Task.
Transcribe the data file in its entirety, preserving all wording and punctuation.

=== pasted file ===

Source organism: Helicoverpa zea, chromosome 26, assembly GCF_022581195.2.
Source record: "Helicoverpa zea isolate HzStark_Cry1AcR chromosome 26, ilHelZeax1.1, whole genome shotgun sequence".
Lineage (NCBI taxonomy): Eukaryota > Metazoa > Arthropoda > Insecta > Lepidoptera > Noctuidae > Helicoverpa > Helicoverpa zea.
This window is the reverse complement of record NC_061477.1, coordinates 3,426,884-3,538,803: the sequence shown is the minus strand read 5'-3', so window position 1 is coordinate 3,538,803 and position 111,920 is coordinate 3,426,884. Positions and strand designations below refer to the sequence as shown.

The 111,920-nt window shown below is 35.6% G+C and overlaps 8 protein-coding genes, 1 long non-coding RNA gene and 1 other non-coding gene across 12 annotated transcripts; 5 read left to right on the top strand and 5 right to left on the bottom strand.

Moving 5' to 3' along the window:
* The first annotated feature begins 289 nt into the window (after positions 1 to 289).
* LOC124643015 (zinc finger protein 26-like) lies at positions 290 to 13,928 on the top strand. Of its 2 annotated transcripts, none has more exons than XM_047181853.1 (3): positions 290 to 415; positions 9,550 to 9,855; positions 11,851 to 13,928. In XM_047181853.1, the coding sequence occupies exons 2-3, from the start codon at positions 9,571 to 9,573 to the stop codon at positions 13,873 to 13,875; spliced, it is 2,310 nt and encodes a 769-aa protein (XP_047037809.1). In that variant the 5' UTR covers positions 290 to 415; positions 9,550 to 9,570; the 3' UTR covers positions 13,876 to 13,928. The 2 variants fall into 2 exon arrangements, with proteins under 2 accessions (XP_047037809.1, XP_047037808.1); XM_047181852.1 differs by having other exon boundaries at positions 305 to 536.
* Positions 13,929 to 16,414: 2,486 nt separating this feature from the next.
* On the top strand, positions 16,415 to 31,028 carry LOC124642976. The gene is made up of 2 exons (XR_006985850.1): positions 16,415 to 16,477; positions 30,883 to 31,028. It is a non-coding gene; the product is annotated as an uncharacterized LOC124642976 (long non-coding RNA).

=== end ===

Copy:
Source organism: Helicoverpa zea, chromosome 26, assembly GCF_022581195.2.
Source record: "Helicoverpa zea isolate HzStark_Cry1AcR chromosome 26, ilHelZeax1.1, whole genome shotgun sequence".
Lineage (NCBI taxonomy): Eukaryota > Metazoa > Arthropoda > Insecta > Lepidoptera > Noctuidae > Helicoverpa > Helicoverpa zea.
This window is the reverse complement of record NC_061477.1, coordinates 3,426,884-3,538,803: the sequence shown is the minus strand read 5'-3', so window position 1 is coordinate 3,538,803 and position 111,920 is coordinate 3,426,884. Positions and strand designations below refer to the sequence as shown.

The 111,920-nt window shown below is 35.6% G+C and overlaps 8 protein-coding genes, 1 long non-coding RNA gene and 1 other non-coding gene across 12 annotated transcripts; 5 read left to right on the top strand and 5 right to left on the bottom strand.

Moving 5' to 3' along the window:
* The first annotated feature begins 289 nt into the window (after positions 1 to 289).
* LOC124643015 (zinc finger protein 26-like) lies at positions 290 to 13,928 on the top strand. Of its 2 annotated transcripts, none has more exons than XM_047181853.1 (3): positions 290 to 415; positions 9,550 to 9,855; positions 11,851 to 13,928. In XM_047181853.1, the coding sequence occupies exons 2-3, from the start codon at positions 9,571 to 9,573 to the stop codon at positions 13,873 to 13,875; spliced, it is 2,310 nt and encodes a 769-aa protein (XP_047037809.1). In that variant the 5' UTR covers positions 290 to 415; positions 9,550 to 9,570; the 3' UTR covers positions 13,876 to 13,928. The 2 variants fall into 2 exon arrangements, with proteins under 2 accessions (XP_047037809.1, XP_047037808.1); XM_047181852.1 differs by having other exon boundaries at positions 305 to 536.
* Positions 13,929 to 16,414: 2,486 nt separating this feature from the next.
* On the top strand, positions 16,415 to 31,028 carry LOC124642976. The gene is made up of 2 exons (XR_006985850.1): positions 16,415 to 16,477; positions 30,883 to 31,028. It is a non-coding gene; the product is annotated as an uncharacterized LOC124642976 (long non-coding RNA).